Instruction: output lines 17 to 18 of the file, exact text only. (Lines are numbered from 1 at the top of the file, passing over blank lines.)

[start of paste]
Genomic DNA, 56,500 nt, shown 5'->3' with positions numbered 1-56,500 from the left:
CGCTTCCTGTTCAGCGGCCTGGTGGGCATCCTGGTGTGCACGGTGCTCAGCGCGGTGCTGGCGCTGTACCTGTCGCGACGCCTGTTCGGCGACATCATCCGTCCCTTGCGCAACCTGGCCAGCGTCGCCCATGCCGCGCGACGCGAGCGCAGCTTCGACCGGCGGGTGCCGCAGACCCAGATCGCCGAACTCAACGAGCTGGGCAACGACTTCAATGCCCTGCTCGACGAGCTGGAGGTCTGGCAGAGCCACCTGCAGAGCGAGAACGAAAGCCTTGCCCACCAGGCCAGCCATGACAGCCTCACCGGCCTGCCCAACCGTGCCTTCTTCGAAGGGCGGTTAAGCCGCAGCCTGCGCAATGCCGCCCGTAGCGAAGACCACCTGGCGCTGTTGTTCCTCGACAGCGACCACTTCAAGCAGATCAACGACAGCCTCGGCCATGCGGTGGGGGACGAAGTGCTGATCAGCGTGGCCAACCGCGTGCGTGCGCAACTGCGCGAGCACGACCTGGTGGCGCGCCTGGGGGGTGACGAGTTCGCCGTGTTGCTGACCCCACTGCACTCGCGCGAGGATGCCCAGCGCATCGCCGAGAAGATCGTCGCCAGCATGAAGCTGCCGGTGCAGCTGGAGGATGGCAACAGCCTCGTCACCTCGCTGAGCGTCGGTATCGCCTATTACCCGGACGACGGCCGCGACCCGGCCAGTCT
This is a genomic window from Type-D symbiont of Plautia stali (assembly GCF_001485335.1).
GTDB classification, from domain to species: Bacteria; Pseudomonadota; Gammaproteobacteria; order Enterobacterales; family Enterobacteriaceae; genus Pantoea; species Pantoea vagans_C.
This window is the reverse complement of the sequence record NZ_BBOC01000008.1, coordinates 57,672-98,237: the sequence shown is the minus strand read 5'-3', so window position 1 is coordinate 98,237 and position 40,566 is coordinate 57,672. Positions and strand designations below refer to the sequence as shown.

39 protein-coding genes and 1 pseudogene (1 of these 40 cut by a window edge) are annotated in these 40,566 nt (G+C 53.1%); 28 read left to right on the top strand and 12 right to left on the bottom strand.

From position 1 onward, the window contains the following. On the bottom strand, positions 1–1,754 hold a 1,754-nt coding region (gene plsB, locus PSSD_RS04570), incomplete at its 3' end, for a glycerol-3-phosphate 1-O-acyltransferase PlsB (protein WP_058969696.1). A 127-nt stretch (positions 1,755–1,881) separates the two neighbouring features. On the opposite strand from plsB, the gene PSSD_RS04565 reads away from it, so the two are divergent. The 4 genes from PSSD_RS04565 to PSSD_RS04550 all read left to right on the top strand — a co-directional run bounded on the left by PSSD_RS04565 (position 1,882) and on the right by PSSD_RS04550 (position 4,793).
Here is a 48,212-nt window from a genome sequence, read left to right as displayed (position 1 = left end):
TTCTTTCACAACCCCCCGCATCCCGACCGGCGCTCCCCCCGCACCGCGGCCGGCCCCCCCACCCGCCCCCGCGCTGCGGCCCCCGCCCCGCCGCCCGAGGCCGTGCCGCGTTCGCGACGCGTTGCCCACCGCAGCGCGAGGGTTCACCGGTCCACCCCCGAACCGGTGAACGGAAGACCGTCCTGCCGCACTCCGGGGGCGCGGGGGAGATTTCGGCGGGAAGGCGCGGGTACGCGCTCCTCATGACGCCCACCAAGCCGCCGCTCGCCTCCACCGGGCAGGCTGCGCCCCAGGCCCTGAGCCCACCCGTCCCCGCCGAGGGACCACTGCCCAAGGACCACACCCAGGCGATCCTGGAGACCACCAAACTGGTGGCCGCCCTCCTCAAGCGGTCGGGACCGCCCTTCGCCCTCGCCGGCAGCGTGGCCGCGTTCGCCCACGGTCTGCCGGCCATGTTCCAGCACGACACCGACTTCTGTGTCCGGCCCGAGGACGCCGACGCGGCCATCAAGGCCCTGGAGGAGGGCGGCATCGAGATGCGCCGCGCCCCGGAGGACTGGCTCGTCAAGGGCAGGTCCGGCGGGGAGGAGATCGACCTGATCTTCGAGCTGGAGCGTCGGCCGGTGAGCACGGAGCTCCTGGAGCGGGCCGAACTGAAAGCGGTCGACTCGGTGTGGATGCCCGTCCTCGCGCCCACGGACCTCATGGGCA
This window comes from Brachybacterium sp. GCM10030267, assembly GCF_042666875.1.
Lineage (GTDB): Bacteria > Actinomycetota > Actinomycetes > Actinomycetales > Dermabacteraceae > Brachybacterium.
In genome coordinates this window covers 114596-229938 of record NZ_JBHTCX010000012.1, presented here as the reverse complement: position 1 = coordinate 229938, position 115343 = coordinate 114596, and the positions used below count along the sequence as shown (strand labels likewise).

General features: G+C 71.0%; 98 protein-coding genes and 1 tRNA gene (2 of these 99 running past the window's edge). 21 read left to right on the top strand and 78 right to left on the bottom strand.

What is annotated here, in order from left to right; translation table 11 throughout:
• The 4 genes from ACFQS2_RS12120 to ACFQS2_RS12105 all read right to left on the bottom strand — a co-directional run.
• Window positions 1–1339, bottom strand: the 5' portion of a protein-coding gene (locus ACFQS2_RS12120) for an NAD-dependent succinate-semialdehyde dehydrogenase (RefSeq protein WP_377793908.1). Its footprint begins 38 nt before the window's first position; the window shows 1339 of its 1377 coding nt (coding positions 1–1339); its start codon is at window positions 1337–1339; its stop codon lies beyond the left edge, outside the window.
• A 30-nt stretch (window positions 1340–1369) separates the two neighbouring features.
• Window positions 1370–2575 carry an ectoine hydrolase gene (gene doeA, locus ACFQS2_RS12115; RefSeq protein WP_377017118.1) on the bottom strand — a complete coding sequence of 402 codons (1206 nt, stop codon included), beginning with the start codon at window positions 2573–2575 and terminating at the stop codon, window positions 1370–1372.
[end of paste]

• A 30-nt stretch (window positions 1340–1369) separates the two neighbouring features.
• Window positions 1370–2575 carry an ectoine hydrolase gene (gene doeA, locus ACFQS2_RS12115; RefSeq protein WP_377017118.1) on the bottom strand — a complete coding sequence of 402 codons (1206 nt, stop codon included), beginning with the start codon at window positions 2573–2575 and terminating at the stop codon, window positions 1370–1372.